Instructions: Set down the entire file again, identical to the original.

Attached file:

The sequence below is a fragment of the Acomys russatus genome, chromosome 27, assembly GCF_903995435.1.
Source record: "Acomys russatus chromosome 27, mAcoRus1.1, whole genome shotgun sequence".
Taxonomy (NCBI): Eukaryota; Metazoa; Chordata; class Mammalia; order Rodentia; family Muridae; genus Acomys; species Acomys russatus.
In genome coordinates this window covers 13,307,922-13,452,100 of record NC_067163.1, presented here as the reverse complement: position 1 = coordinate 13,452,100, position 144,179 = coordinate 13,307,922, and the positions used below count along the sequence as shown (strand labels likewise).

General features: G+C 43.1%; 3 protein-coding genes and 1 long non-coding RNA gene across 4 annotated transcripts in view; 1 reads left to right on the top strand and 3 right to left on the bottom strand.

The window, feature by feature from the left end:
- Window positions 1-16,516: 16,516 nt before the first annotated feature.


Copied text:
The sequence below is a fragment of the Acomys russatus genome, chromosome 27, assembly GCF_903995435.1.
Source record: "Acomys russatus chromosome 27, mAcoRus1.1, whole genome shotgun sequence".
Taxonomy (NCBI): Eukaryota; Metazoa; Chordata; class Mammalia; order Rodentia; family Muridae; genus Acomys; species Acomys russatus.
In genome coordinates this window covers 13,307,922-13,452,100 of record NC_067163.1, presented here as the reverse complement: position 1 = coordinate 13,452,100, position 144,179 = coordinate 13,307,922, and the positions used below count along the sequence as shown (strand labels likewise).

General features: G+C 43.1%; 3 protein-coding genes and 1 long non-coding RNA gene across 4 annotated transcripts in view; 1 reads left to right on the top strand and 3 right to left on the bottom strand.

The window, feature by feature from the left end:
- Window positions 1-16,516: 16,516 nt before the first annotated feature.